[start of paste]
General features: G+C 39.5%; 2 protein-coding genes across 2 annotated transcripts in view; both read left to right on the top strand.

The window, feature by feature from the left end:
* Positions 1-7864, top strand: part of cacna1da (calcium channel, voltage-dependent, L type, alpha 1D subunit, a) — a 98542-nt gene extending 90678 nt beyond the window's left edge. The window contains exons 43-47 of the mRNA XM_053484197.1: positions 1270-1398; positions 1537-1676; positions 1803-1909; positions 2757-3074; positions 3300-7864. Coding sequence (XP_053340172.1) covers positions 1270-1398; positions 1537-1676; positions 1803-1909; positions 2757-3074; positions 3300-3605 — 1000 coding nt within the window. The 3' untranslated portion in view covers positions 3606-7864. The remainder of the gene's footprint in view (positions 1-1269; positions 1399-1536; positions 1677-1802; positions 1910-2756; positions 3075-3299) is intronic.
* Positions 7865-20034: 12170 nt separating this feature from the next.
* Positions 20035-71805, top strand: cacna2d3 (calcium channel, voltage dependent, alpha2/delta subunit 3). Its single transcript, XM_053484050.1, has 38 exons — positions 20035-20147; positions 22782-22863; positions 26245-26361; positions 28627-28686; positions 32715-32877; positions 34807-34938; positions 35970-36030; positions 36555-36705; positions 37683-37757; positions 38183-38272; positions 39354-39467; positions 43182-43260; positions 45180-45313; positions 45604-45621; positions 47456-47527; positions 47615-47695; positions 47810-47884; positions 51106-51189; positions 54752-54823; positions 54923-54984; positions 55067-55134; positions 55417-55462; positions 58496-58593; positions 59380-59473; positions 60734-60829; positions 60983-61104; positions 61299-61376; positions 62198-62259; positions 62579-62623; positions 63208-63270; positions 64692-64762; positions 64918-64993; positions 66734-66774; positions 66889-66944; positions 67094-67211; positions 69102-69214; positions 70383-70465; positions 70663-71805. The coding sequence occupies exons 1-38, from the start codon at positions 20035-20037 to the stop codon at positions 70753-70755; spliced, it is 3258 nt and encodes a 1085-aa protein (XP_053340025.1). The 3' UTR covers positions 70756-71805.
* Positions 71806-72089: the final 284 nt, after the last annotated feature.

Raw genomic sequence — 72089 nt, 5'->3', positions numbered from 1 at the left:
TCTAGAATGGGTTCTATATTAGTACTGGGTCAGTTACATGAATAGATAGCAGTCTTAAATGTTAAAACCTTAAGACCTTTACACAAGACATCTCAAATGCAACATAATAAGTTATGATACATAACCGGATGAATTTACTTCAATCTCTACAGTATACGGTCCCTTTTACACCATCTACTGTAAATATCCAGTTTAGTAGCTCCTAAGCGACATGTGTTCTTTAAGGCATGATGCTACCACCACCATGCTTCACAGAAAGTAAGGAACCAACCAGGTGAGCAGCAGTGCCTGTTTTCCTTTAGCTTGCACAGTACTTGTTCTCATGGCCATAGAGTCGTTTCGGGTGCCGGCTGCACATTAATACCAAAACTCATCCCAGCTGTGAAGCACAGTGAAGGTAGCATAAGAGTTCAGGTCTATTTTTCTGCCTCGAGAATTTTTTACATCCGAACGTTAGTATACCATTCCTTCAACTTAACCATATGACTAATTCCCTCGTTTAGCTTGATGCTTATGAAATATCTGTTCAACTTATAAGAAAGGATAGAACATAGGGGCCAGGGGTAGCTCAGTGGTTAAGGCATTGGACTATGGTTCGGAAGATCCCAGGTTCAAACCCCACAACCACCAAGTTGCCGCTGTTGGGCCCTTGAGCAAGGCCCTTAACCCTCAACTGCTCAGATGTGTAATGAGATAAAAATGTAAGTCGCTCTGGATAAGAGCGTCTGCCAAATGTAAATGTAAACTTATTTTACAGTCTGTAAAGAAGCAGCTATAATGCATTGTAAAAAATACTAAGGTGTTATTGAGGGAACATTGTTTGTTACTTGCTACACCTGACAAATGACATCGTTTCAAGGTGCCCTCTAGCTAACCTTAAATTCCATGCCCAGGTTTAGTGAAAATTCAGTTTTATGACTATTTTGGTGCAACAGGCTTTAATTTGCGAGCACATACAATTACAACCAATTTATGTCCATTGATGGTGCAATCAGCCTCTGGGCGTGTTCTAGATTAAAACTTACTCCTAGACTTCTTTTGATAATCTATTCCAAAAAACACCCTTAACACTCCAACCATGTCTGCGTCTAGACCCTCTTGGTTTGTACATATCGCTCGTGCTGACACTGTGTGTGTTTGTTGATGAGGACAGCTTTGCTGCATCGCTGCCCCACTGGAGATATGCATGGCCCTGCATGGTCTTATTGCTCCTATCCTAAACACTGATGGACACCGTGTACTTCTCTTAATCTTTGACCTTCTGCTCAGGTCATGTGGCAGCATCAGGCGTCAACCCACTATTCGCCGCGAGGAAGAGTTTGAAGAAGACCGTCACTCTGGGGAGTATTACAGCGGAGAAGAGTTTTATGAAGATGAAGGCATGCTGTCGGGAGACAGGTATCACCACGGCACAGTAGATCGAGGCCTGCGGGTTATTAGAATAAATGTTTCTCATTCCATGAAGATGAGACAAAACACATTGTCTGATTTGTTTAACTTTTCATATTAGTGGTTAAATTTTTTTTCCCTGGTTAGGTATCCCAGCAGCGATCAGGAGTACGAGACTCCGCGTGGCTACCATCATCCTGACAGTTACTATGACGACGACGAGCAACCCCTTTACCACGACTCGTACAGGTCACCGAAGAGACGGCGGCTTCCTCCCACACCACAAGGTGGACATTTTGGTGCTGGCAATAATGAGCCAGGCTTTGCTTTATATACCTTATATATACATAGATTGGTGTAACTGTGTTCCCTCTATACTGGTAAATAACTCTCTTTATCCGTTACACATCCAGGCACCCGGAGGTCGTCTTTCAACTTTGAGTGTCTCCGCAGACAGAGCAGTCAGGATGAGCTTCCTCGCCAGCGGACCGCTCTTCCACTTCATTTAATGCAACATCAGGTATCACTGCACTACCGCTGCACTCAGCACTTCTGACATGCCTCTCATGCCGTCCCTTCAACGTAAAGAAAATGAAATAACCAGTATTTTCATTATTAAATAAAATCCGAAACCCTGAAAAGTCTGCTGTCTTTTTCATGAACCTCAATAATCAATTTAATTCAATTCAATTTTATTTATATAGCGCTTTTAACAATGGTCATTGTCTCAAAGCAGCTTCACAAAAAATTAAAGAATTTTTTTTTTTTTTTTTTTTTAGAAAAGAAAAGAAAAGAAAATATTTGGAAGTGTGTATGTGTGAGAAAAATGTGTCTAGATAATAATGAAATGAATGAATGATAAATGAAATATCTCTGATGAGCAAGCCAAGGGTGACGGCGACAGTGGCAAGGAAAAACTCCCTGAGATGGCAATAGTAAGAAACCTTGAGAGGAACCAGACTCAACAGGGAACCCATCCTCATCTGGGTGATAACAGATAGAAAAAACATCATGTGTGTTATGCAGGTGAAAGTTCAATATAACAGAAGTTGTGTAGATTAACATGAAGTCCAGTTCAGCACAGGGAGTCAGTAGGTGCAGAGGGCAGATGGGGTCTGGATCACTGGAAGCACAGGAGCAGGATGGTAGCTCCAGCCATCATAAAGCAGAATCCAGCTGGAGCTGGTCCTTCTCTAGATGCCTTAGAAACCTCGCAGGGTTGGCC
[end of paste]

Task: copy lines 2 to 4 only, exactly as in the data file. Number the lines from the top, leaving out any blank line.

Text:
The window, feature by feature from the left end:
* Positions 1-7864, top strand: part of cacna1da (calcium channel, voltage-dependent, L type, alpha 1D subunit, a) — a 98542-nt gene extending 90678 nt beyond the window's left edge. The window contains exons 43-47 of the mRNA XM_053484197.1: positions 1270-1398; positions 1537-1676; positions 1803-1909; positions 2757-3074; positions 3300-7864. Coding sequence (XP_053340172.1) covers positions 1270-1398; positions 1537-1676; positions 1803-1909; positions 2757-3074; positions 3300-3605 — 1000 coding nt within the window. The 3' untranslated portion in view covers positions 3606-7864. The remainder of the gene's footprint in view (positions 1-1269; positions 1399-1536; positions 1677-1802; positions 1910-2756; positions 3075-3299) is intronic.
* Positions 7865-20034: 12170 nt separating this feature from the next.